After years working in the shadow of war, Somalia’s artists are stepping back out into public view and contributing to the difficult discussions of a country struggling to find its identity.
A garage in Mogadishu is a place of renewal for Somalia’s art scene. Known as the Center for Research and Dialogue, it attracts artists who kept their talents hidden during more than two decades of war.
One of the most prolific is Adan Farah Affey, who discovered painting as a child in a Catholic orphanage in the city.
“The nuns admired my work and would bring me paintbrushes and tell me to paint for them. And when I had a better understanding of my skills, I noticed I was better than the other kids,” recalls Affey.
Now, given a chance to express himself, there is no topic Affey is afraid of. Affey takes his inspiration from the world around him -- a country overcoming years of war. He blames many of Somalia’s troubles on a broken political system.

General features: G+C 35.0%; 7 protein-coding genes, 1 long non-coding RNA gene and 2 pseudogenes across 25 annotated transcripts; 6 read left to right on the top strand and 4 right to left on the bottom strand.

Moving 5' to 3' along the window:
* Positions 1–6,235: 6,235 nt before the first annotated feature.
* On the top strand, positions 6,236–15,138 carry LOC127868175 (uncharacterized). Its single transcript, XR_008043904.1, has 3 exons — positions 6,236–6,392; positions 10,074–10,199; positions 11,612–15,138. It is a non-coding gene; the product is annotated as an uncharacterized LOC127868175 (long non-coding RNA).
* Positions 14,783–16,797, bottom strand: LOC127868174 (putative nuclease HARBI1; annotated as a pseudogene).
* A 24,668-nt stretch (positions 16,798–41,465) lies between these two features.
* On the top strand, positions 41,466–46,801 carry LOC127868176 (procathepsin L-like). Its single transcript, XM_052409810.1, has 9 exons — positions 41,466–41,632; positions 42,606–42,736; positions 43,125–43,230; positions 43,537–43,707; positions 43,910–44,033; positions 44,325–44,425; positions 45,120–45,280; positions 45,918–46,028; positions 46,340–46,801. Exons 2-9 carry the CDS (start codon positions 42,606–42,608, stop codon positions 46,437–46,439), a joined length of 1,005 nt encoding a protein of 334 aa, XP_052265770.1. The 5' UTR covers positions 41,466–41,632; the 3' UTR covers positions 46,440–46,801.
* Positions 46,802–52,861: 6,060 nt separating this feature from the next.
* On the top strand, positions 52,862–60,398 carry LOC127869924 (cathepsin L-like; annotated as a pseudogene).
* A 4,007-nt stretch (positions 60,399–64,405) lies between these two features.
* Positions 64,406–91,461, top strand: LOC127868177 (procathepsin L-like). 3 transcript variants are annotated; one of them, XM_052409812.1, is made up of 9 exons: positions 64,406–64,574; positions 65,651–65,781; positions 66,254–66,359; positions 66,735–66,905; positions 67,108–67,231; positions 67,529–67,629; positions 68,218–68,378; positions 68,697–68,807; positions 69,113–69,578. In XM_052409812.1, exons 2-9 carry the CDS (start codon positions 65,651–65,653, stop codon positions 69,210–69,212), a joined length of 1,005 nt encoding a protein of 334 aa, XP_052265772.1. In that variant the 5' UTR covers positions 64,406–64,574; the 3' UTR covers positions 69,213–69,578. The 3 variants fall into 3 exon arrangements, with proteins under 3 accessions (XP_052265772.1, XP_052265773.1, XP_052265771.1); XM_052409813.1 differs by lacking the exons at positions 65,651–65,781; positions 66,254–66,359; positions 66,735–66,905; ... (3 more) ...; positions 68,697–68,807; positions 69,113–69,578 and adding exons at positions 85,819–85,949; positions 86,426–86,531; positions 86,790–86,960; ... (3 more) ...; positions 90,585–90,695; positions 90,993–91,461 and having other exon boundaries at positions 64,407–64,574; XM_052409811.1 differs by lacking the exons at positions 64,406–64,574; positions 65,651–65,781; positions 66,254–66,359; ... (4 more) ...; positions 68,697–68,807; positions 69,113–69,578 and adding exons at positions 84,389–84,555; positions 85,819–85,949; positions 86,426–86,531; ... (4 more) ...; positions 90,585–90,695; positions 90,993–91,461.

“We don’t have any natural disasters, we don’t have tornadoes, tsunamis or Hurricane Katrina. Our disasters are all political,” notes Affey.
The work of several artists is on display in an upstairs gallery -- much of it expressing the personal experiences of war and the struggle of the working artist.
Project Manager Mohamed Yahye says the center is working to give the artists wider exposure.
“Some of them are being taken to Europe, some of them are being taken to America for showing the pieces as an exhibition. So we’re hoping to get New York or Los Angeles in the next stages to push these artists to the next level,” said Yahye.
As the artists come out of the shadows of war, and into a new era of hope, it is their dream to one day show the world a portrait of a new Somalia.